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Christ's, let him, of himself, think this again, that as he is Christ's, even so are we Christ's." A vindication of ourselves, by shewing that we have some solid arguments for our creed, both from reason and from the Scriptures. And here I would observe, that no pretension will be made to any novelty in the arguments. Nor shall I consider the lectures as at all addressed to those who have access to the best works upon the subjects and leisure for their perusal. They are intended merely to exhibit a concise view of the principal arguments, to such as have not better means, or suitable opportunities of obtaining superior information. By this means we hope a
2nd object may be answered, The dif fusion of truth. It is a poor principle
which leads men to conceal their sentiments for fear of giving offence. It was not the principle upon which our Saviour and his Apostles acted; and he that is influenced by it has to learn this lesson, that even from the world, whatever he may gain on the side of external civility, he loses on the part of real respect. Let
those who think differently from us remember, that if their sentiments are truth to them, ours are equally truth to us; that truth with us is as important as truth with them; and that we have an equal right to endeavour to disseminate it.
But if we can only excite inquiry, we are promoting the spread of truth. 1 should not hesitate to say, that the man who has formed his opinions from diligent inquiry and accurate investigation, (whether in the eye of God his opinions prove to be right or wrong,) is a more true man, more a man of integrity, and will meet with greater approbation from his God than he who takes his faith upon trust, upon the word of his minister or the persuasion of his friends, though his opinions should happen to be right.
A 3rd object, is to increase the practice of virtue. I do not think that it can be said of any theological doctrine that it is absolutely speculative, and has no sort of influence upon the conduct, either of itself or in its tendencies. It must more or less bear upon other subjects which have practical effects. Consistency of conduct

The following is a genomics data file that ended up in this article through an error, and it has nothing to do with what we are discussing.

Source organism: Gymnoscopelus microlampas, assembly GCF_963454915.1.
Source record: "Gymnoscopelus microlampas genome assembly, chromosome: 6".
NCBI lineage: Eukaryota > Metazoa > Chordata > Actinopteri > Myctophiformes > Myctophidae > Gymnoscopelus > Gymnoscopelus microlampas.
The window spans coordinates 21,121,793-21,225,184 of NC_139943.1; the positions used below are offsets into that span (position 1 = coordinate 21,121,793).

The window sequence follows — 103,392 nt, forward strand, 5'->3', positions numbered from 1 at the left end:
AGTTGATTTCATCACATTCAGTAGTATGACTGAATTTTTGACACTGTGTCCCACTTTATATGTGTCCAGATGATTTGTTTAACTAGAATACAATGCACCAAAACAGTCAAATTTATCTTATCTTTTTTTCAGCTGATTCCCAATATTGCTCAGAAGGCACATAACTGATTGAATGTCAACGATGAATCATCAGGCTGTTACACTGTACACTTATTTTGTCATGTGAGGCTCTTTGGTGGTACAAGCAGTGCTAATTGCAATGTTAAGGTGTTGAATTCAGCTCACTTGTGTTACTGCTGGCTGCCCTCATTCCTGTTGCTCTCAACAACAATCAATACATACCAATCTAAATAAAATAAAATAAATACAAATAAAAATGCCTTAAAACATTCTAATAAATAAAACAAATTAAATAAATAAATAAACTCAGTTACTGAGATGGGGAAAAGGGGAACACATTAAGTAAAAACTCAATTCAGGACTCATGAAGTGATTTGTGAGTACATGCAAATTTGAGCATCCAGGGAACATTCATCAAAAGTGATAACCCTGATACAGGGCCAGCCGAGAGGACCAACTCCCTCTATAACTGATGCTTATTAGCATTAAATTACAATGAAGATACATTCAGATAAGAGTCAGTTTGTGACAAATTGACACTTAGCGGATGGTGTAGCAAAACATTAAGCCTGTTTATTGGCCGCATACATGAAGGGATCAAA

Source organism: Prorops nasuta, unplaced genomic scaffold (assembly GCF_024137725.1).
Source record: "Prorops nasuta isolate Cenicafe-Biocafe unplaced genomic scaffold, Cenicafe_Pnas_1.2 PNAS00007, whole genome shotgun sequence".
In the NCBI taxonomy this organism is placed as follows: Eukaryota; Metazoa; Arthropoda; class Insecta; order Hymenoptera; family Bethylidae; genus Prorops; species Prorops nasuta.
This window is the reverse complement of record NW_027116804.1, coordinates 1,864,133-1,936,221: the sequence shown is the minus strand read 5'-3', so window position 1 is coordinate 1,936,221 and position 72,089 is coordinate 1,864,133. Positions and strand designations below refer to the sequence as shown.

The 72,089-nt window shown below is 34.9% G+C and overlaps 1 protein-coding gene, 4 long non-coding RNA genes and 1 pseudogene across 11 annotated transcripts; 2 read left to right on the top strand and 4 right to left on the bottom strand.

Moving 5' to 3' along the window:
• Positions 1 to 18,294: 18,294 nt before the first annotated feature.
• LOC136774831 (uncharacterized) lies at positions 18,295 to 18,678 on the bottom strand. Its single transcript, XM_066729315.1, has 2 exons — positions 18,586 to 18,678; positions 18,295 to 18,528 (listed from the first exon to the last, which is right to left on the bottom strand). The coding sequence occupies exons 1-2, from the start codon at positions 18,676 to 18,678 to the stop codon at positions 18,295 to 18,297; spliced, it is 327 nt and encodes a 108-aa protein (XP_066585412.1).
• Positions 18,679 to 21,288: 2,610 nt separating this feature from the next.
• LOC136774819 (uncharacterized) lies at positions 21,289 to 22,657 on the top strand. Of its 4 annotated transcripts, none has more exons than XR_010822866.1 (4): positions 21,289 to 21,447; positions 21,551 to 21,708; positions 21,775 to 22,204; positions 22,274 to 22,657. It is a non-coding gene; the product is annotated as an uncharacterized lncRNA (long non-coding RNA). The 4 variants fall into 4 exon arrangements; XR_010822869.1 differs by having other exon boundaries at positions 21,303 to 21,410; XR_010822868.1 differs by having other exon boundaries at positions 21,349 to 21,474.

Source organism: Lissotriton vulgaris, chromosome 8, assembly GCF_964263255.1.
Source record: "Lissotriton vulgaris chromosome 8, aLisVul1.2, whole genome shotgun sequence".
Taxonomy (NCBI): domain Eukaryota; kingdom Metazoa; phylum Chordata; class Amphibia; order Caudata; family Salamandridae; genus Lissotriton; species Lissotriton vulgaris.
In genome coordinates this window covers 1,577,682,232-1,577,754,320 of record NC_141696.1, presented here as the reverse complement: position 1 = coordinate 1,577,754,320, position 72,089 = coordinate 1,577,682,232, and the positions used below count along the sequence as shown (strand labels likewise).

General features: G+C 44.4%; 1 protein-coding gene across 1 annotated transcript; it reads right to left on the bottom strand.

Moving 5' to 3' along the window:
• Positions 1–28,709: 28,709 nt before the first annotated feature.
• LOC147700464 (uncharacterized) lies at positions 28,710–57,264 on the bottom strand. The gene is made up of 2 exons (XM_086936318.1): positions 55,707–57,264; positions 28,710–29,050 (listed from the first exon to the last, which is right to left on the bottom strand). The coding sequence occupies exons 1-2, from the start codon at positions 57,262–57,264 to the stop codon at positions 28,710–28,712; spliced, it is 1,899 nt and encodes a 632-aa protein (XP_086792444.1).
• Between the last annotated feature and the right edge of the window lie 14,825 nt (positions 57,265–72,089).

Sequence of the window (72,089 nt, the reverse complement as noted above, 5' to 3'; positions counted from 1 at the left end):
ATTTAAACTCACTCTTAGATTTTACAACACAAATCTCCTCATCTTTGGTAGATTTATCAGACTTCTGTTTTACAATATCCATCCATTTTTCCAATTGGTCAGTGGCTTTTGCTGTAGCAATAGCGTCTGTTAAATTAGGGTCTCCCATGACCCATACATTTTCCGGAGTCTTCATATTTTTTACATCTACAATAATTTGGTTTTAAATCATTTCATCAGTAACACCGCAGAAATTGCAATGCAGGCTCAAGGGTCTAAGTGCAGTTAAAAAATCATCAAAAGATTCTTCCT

will, in all probability, be the consequence of consistency of opinions. By endeavouring, therefore, to produce this consistency we serve the interests of virtue; we teach men to act from principle; and as all virtue depends upon the motive, no action can be virtuous that is not performed from principle.
Having thus stated the reasons for undertaking these lectures, I shall proceed to the subjects of them. They are intended to excite your inquiry upon the following subjects:
The Unity of God.
The Existence of a Devil.
The Personality of the Holy Spirit.
The Rise and Progress of the Trinity in Unity from Ecclesiastical History. The Atonement.
The Plenary Inspiration of the Scrip
The Eternity of Hell Torments.
General View of the Unitarian System.*
Some of these subjects will occupy two or three Lectures, Possibly, the subject of the Miraculous Conception may also be considered.
As it is probable that the audience I shall have to address in an evening may not be entirely, if principally, the same that I am in the habit of meeting every Lord's day, I shall, generally, throughout these lectures address myself to those who differ from me in opinion.
To you, my Trinitarian hearers, I shall frequently appeal. May the appeal, if it be not attended with conviction, make you and myself men of greater integrity, better Christians, Christians from princi ple, not merely from habit, and more candid towards all who differ from ourselves!
The subject of the present lecture is the Unity of God. Upon this subject we shall perhaps all agree in words. You contend for the unity of God: you will not hear it arraigned. "It admits not of a question," you exclaim. It will, therefore, be only in the inferences that we shall disagree. But when I tell you that I mean to draw these two inferences, That the existence of an independent being, called the Devil, and the division of God into three Persons, are violations of this
Unity, you will perhaps be startled, and bestow greater attention on the premises.
I must take it for granted, that all who now hear me believe in the existence of a God, of an uncaused, self-existent, intelligent Being. There is great difficulty in adopting language to convey ideas suitable to the grandeur and majesty of such a being. Shall we designate him the uncontrouled and all-controuling mind? In this we shall probably all accord; and the question immediately arises, can there be more than One such being? Although this may be considered as a branch of natural religion, yet is it also a most important doctrine of the Christian revelation, and therefore requires that we pay some attention to the arguments usually adduced on the question.
1st. Admitting the existence of one such being, it is the duty of those who assert the existence of more than one to produce positive proofs of the fact. Ours is a negative proposition. Having evidence sufficient to demonstrate the existence of One superintending mind, we